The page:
Training Industry research has found that most L&D leaders believe offering multiple modalities is important for training success. In fact, 52 percent of organizations use between three and six modalities in a training program. Multimodal learning can include mobile apps, e-learning platforms, simulations and other technology-enabled modalities as well as formats such as instructor-led training (ILT), on-the-job training (OJT) or coaching.

As a training manager, how do you know which modalities to choose for a given training initiative? It’s important to take into account best practices as well as learner preferences. These tips can help.

Learner Preferences

Training Industry research has found that the most popular modalities for learners include OJT, ILT, on-the-job coaching, social learning, performance support tools, e-learning and video. It’s important to measure learning engagement and effectiveness by modality to determine learner preferences and modality effectiveness in your organization. For example, it may be that while your sales reps prefer mobile microlearning, which fits between client calls, while your web development team prefers virtual training labs, where they can practice their new skills.

Different groups may have different learning preferences. While ILT tends to be preferred by most learners, Training Industry research found that leadership training modality preferences can vary by gender, and recent research issued by D2L found that coaching and mentoring are most appealing to the oldest and the youngest learners in the workplace.

Koreen Pagano, product management director at D2L, says that for millennials, coaching and mentoring are good tools, because they can learn from older employees who can share what they’ve learned from their success, while older employees can learn from the new perspectives and tech-savvy skills of their younger co-workers.

A Holistic Approach

The key, Pagano says, is “to have a really-well rounded L&D program that can support all of the employees.” Similarly, Dr. Srini Pillay, CEO of the NeuroBusiness Group, wrote in a recent issue of Training Industry Magazine that multimodal learning “can increase the brain’s ability to change” – which, after all, is the goal of any training initiative.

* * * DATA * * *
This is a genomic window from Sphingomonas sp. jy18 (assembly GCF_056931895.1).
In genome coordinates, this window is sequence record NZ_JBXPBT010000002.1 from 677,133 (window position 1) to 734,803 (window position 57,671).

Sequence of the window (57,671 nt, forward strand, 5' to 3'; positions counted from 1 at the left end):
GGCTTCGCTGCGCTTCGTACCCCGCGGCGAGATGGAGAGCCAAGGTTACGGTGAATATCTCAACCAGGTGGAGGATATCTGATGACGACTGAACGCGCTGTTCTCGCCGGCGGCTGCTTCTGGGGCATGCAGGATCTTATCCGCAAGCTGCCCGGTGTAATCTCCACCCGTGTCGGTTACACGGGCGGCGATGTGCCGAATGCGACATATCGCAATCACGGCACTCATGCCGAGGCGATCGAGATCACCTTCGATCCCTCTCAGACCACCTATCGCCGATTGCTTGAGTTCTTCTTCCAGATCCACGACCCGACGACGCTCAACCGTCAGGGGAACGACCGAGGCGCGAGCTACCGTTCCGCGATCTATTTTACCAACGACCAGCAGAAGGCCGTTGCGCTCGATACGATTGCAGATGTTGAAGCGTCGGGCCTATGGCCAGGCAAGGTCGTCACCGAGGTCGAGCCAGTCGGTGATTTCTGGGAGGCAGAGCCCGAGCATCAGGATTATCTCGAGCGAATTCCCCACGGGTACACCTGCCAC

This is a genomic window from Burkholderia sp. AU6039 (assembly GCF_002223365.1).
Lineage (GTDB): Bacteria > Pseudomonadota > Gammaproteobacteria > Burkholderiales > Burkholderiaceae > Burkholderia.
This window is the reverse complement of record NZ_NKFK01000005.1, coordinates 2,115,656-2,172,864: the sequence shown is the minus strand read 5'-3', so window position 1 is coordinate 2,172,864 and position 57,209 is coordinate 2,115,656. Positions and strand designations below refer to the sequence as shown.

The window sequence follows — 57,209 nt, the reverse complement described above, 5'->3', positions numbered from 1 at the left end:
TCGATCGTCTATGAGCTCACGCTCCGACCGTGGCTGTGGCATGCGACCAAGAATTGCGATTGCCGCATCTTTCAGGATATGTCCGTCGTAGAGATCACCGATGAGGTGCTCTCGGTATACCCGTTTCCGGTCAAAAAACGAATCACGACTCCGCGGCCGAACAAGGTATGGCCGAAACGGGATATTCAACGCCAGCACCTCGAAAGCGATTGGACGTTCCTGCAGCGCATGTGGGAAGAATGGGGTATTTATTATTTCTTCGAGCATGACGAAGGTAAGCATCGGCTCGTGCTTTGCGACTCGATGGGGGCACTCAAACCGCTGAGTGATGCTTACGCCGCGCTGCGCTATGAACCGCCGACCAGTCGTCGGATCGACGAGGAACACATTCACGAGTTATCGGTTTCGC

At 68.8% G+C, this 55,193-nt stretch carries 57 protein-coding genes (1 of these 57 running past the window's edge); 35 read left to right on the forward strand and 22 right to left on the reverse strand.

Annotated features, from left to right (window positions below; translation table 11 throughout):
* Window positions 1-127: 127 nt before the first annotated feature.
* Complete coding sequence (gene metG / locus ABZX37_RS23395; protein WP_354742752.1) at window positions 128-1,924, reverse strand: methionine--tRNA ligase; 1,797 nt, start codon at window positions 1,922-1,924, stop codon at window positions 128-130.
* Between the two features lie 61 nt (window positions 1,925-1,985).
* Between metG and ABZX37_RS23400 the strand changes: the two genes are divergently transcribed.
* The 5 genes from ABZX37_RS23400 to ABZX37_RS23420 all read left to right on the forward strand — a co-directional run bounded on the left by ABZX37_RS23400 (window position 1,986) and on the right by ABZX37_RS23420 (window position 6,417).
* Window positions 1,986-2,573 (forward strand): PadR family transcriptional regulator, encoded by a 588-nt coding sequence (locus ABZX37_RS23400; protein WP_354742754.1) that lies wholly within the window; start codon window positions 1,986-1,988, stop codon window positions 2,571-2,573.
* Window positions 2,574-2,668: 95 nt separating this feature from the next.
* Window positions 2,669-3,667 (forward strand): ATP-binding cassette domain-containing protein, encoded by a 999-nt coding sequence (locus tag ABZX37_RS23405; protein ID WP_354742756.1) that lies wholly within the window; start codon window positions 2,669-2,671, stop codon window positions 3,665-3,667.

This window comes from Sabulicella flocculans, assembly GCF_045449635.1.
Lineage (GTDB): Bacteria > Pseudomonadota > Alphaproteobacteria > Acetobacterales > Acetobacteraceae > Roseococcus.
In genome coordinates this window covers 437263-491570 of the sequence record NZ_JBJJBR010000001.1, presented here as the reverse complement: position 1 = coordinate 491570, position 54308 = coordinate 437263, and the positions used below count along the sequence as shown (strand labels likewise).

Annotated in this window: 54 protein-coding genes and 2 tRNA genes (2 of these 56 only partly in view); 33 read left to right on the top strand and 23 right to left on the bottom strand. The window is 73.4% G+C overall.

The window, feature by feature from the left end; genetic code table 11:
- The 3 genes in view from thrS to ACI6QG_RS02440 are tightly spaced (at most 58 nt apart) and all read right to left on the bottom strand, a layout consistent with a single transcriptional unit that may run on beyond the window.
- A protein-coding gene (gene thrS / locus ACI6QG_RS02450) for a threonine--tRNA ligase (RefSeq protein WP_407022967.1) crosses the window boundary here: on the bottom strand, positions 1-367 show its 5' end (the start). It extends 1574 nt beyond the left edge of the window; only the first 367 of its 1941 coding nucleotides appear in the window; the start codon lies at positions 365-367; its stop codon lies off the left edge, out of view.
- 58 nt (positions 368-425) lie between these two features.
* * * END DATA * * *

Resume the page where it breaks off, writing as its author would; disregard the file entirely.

Using adaptive learning technologies, it’s becoming easier than ever to identify individual needs and preferences and tailor training accordingly. Here are some questions to ask when selecting modalities for a training program:

  1. What’s the best way to integrate learning into the learner’s work day? For example, if your program is targeting electricians who are in the field all day, a series of short mobile videos may be more effective than a longform online course.
  2. What technological capabilities does your organization have? If your e-learning platform doesn’t support mobile access, for example, either make sure non-mobile employees can access it in another way, or find a different platform.
  3. What technological capabilities do the learners have? You can have the best, most engaging platform the market offers, but if your learners don’t know how to use it, it’s worthless.
  4. How do the learners prefer to learn? Similarly, your learners can be tech-savvy and have access to great e-learning content, but if they have a strong preference to ILT, e-learning may not be the way to go.
  5. Will we be able to evaluate effectiveness? Business leaders are increasingly expecting learning leaders to demonstrate the ROI of training programs. Make sure that whatever modalities you select, you’ll be able to measure the impact the learning has on employees and the business.